Friday, April 8, 2011

Carnival New Zealand Style: The Cabot Collection of Circus Ephemera

By Nancy Mattoon

This Dramatic 1939 Lithograph Promises
A Hell of an Evening With Magician "Chang."

(All Images Courtesy of National Library of New Zealand.)

Daredevil rodeo riders, acrobatic dogs, jugglers on horseback, musical clowns, the "world’s champion foot-balancing artiste," and "the smallest woman in the world," are just a few of the attractions featured in a new online exhibit from the National Library of New Zealand. The images shared on the library's website (and on their Flickr page) are only a small sampling from the newly acquired Charles Cabot Collection of Circus and Theatre Ephemera. The collection has yet to be completely cataloged, but includes some 500 posters, about 500 programs, 99 scrapbooks of news clippings, a small collection of around 150 photographs, and a box of itineraries, autograph books and correspondence.

The Nonchalant Cowpoke On This 1914
Letterpress Program Cover May Be Daredevil
Bronco Rider "Queensland Harry."

Publicity man and theatrical agent Charles Henry Cabot (1890-1978) spent his long career creating advertising for circuses, variety shows, carnivals and theatre. He was also an insatiable collector of ephemera related to his work in show business. He began life as a baker's son in Wellington, and while still in his teens was a bread maker for the military camp at Trentham during the First World War. But by age 21 he had been bitten by the theatrical bug, and left his father's profession behind. He spent about a year in the burgeoning motion picture industry down under, but by 1912 he and his new wife had begun a lifetime on the road, traveling by horse and cart with touring carnivals and circuses throughout New Zealand and Australia.

A 1923 Magazine Caricature
Of The Dapper Charles Henry Cabot

Cabot spent nearly 50 years on the road promoting circuses, carnivals, fairs, rodeos, sideshows, magic acts, and musical performances. He doubled as a trumpet player in traveling orchestras, but made his name as an "advance man" par excellence. By 1923 Cabot's dashing appearance, always neatly attired in a natty business suit and brimmed felt hat, was well-known enough to inspire a caricature in a Sydney show-biz magazine.

Detail From A 1929 Circus Poster Combining
Block Printing And Photolithography.

An example of Cabot's flair with a press release can be found in this brief review of the Perry Bros. Circus, from the Wellington Evening Post of February 4, 1929, "this time-honoured form of entertainment has lost nothing of its attraction. The big tent has been crowded at all the performances. This circus is of the best...particularly strong in acrobatics; the performances of the Lorenzes, Babette, and the Verduns are outstanding. Attached to the circus is a good menagerie, where strange animals from all parts of the globe may be seen."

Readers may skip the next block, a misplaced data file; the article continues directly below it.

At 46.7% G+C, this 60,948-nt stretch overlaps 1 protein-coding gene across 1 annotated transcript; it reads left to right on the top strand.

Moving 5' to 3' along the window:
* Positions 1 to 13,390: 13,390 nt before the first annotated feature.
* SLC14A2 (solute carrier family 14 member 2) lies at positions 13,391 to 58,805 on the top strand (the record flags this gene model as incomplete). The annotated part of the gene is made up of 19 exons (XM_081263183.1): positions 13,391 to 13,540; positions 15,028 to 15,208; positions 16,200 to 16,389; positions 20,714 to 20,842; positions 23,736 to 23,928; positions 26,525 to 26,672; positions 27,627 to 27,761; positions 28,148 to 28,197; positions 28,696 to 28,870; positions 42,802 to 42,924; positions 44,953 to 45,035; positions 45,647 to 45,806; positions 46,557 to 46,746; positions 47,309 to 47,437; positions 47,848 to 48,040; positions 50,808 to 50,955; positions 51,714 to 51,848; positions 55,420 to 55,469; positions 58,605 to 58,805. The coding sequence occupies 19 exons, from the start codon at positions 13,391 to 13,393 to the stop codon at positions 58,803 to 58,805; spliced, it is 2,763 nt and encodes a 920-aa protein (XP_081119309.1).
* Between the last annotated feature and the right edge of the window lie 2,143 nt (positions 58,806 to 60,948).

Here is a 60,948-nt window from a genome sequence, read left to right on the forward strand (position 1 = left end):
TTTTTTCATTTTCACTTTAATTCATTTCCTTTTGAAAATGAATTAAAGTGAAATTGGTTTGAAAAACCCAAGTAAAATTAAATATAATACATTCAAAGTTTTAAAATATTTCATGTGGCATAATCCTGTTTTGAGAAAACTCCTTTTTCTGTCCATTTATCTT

Performer Paul Pedrini,
Seen In This Detail From A 1929 Poster,
Was Billed As Both"A Famous Big Game Hunter" and
"The World’s Champion Foot-Balancing Artiste."

But life on the road had its drawbacks. Cabot's wife Beatrice was saddened by her husband’s long absences. She sometimes chose to travel along with him, but things didn't always go smoothly. An undated news clipping in one of Cabot’s scrapbooks reports "A truck with a caravan attached, owned by Mr C H Cabot, collided with a telegraph pole on the main highway south of Mosgiel golf links at 10 a.m. today. The truck...was laden with goods used as prizes in sideshows. Mr Cabot and his wife, who were passengers, were given medical attention at Mosgiel. The driver received cuts and abrasions."

This 1929 Poster Touts Ubangi Chilliwingi,
A Touring Performer From South Africa.

Nevertheless, Cabot continued his itinerant lifestyle for decades, and even at age 70 could be found running the occasional stall at country fairs, selling novelties such as dolls on sticks, toy clowns, and Lord’s Prayer medallions. He finally cut down on his traveling when he accepted a job as the stage doorman at the Wellington Opera House. There he still actively collected ephemera, particularly autographs of performers he admired. When interviewed for a newspaper article at age 83, Charles Cabot said he "wouldn't change a minute" of his life in show business.

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